this code will provide an input widget where the characters are starred out which is appropriate for a password field. plugins can even provide their own widgets by subclassing FieldWidget but this is absolutely not nessasserry
custom configuration widget example
this will check to see if the current screen is composited and emit a warning
composite_warning = _('Warning: you seem to have compositing enabled, this may \ result in a severe slowdown when recording your screencast.') class composite_check(pluginsettings.FieldWidget): def __init__(self, field=None): pluginsettings.FieldWidget.__init__(self, field) self.container = gtk.HBox(False, 6) self.icon = gtk.Image() self.icon.set_from_stock(gtk.STOCK_DIALOG_WARNING, 6) self.container.pack_start(self.icon, False, True, 0) self.icon.show() self.label = gtk.Label(composite_warning) self.label.set_line_wrap(True) self.container.pack_start(self.label, True, True, 0) self.label.show() self.add(self.container) self.container.show() if not self.is_composited(): #we check for a composited desktop with this self.container.hide() def get_value(self): return None class Settings(pluginsettings.SettingsStore): warning = NullField('', widget=composite_check, draw_label=False) ... more settings go here ...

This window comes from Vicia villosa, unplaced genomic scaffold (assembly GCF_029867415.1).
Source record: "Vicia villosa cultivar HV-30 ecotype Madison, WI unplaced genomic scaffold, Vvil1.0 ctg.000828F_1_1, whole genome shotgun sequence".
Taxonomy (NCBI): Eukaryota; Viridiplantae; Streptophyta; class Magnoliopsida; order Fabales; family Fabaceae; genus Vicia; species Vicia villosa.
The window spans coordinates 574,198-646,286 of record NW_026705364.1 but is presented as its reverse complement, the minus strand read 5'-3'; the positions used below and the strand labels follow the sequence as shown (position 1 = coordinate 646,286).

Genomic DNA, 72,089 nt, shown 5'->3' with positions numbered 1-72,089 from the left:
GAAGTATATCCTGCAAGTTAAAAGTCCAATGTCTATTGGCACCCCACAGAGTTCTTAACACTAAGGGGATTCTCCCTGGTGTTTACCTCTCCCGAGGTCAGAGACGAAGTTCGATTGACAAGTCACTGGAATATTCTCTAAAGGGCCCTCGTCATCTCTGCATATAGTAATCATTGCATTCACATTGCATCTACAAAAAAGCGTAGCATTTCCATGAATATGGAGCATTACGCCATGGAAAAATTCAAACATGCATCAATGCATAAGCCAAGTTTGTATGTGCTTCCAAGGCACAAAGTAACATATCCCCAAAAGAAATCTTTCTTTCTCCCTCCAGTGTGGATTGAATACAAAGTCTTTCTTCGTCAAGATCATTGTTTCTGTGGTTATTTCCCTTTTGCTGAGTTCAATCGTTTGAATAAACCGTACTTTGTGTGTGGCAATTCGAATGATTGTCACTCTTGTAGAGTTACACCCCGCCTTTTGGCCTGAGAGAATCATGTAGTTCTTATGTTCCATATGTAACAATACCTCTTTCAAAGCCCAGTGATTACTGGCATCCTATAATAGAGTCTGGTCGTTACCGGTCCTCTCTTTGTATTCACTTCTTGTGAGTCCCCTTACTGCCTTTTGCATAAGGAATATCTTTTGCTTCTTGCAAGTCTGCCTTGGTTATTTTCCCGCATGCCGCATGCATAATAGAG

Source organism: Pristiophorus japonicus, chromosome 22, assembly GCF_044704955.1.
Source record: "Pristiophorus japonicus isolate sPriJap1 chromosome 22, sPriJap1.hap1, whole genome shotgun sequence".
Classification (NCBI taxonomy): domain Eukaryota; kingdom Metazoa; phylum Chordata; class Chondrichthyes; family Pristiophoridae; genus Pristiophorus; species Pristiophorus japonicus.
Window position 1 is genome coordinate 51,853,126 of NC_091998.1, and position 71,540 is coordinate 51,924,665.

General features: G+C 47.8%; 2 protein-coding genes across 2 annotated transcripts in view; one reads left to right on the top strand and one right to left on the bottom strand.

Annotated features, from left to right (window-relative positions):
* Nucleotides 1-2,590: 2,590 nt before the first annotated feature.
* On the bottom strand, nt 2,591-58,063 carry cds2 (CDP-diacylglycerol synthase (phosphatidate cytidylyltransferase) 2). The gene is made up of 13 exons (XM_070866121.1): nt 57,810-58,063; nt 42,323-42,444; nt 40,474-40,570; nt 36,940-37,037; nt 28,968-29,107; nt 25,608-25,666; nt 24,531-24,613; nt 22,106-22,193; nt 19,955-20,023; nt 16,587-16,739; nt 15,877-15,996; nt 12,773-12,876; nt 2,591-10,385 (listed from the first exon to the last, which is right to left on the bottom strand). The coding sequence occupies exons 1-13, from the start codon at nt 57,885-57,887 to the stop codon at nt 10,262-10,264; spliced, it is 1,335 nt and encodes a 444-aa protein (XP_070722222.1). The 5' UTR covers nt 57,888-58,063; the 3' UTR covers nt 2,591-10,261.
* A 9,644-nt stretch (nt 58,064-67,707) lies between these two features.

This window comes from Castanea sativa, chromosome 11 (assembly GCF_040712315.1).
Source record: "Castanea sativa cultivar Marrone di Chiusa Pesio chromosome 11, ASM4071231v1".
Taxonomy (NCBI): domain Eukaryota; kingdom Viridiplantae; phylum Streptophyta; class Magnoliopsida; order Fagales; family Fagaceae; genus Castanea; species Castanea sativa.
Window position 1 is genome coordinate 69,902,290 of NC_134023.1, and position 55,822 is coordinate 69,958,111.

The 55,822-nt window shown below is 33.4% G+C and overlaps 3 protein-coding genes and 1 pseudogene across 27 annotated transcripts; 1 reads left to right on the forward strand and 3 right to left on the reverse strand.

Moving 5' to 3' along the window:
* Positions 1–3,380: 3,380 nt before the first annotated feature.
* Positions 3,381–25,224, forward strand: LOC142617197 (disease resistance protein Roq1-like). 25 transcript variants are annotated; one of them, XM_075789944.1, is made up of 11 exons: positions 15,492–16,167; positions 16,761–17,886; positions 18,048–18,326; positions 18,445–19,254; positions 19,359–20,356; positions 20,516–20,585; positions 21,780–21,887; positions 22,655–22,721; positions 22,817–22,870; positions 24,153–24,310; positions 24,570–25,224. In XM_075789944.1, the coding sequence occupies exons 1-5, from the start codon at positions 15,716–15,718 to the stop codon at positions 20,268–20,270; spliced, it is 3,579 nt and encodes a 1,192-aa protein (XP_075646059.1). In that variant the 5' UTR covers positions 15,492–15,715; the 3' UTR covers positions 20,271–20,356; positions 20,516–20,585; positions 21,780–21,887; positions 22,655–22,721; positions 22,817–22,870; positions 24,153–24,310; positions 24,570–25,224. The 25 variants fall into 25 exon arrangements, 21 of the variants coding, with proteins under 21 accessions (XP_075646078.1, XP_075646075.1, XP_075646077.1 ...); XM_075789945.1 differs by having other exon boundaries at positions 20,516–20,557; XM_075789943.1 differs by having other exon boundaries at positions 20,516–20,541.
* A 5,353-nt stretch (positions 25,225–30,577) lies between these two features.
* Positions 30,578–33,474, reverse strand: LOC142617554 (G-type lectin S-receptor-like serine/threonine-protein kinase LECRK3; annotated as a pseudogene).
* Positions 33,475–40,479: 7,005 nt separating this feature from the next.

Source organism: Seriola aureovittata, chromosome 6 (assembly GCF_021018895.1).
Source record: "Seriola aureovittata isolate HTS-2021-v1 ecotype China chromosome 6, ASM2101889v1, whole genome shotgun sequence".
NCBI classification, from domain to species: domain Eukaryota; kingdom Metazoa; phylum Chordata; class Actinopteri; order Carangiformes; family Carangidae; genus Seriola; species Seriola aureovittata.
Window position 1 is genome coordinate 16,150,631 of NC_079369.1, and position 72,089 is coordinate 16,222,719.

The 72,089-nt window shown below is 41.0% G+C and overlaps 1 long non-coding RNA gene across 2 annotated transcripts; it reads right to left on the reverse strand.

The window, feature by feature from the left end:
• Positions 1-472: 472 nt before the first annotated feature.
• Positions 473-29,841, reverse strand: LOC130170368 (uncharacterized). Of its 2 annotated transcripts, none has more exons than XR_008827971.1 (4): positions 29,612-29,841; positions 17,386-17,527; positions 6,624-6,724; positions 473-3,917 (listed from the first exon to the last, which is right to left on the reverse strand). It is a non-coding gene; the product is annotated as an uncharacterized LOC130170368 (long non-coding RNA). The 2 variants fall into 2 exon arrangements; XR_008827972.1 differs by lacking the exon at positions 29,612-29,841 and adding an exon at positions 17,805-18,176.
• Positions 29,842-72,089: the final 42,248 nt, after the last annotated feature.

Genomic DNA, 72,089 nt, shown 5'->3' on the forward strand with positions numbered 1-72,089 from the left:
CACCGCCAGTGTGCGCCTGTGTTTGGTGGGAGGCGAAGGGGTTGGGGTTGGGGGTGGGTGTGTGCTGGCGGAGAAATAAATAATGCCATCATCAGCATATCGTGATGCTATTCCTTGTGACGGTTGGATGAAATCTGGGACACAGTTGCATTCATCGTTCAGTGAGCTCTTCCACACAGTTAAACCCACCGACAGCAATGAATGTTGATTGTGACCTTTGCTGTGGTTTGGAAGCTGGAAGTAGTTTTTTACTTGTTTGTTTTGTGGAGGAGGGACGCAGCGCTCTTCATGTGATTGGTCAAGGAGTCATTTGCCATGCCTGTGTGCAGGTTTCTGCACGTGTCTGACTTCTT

custom configuration widget example - preview
The above example produces the following image
Plugin that demonstrates the configuration dialog builder